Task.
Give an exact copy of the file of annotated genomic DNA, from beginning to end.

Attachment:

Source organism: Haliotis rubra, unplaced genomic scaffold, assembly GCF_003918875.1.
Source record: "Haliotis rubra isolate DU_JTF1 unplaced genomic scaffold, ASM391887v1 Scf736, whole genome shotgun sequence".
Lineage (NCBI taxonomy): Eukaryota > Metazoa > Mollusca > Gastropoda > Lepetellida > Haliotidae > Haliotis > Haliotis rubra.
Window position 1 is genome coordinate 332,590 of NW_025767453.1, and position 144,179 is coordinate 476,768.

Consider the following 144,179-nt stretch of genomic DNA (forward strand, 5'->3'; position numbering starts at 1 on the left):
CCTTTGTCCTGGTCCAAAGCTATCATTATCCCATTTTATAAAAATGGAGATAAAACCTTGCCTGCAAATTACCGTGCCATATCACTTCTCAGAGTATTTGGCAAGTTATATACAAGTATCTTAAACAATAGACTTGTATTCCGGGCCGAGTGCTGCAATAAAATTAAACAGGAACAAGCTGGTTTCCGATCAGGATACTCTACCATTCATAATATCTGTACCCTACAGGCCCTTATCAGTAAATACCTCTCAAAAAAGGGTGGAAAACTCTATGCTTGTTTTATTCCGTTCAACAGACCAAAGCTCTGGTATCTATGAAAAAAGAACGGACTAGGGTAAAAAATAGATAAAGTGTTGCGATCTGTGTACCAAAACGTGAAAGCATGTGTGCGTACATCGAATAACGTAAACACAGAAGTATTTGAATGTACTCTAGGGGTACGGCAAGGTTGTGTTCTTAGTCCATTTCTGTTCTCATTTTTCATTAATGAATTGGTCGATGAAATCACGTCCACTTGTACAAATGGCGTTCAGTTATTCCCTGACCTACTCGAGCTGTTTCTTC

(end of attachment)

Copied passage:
Source organism: Haliotis rubra, unplaced genomic scaffold, assembly GCF_003918875.1.
Source record: "Haliotis rubra isolate DU_JTF1 unplaced genomic scaffold, ASM391887v1 Scf736, whole genome shotgun sequence".
Lineage (NCBI taxonomy): Eukaryota > Metazoa > Mollusca > Gastropoda > Lepetellida > Haliotidae > Haliotis > Haliotis rubra.
Window position 1 is genome coordinate 332,590 of NW_025767453.1, and position 144,179 is coordinate 476,768.

Consider the following 144,179-nt stretch of genomic DNA (forward strand, 5'->3'; position numbering starts at 1 on the left):
CCTTTGTCCTGGTCCAAAGCTATCATTATCCCATTTTATAAAAATGGAGATAAAACCTTGCCTGCAAATTACCGTGCCATATCACTTCTCAGAGTATTTGGCAAGTTATATACAAGTATCTTAAACAATAGACTTGTATTCCGGGCCGAGTGCTGCAATAAAATTAAACAGGAACAAGCTGGTTTCCGATCAGGATACTCTACCATTCATAATATCTGTACCCTACAGGCCCTTATCAGTAAATACCTCTCAAAAAAGGGTGGAAAACTCTATGCTTGTTTTATTCCGTTCAACAGACCAAAGCTCTGGTATCTATGAAAAAAGAACGGACTAGGGTAAAAAATAGATAAAGTGTTGCGATCTGTGTACCAAAACGTGAAAGCATGTGTGCGTACATCGAATAACGTAAACACAGAAGTATTTGAATGTACTCTAGGGGTACGGCAAGGTTGTGTTCTTAGTCCATTTCTGTTCTCATTTTTCATTAATGAATTGGTCGATGAAATCACGTCCACTTGTACAAATGGCGTTCAGTTATTCCCTGACCTACTCGAGCTGTTTCTTC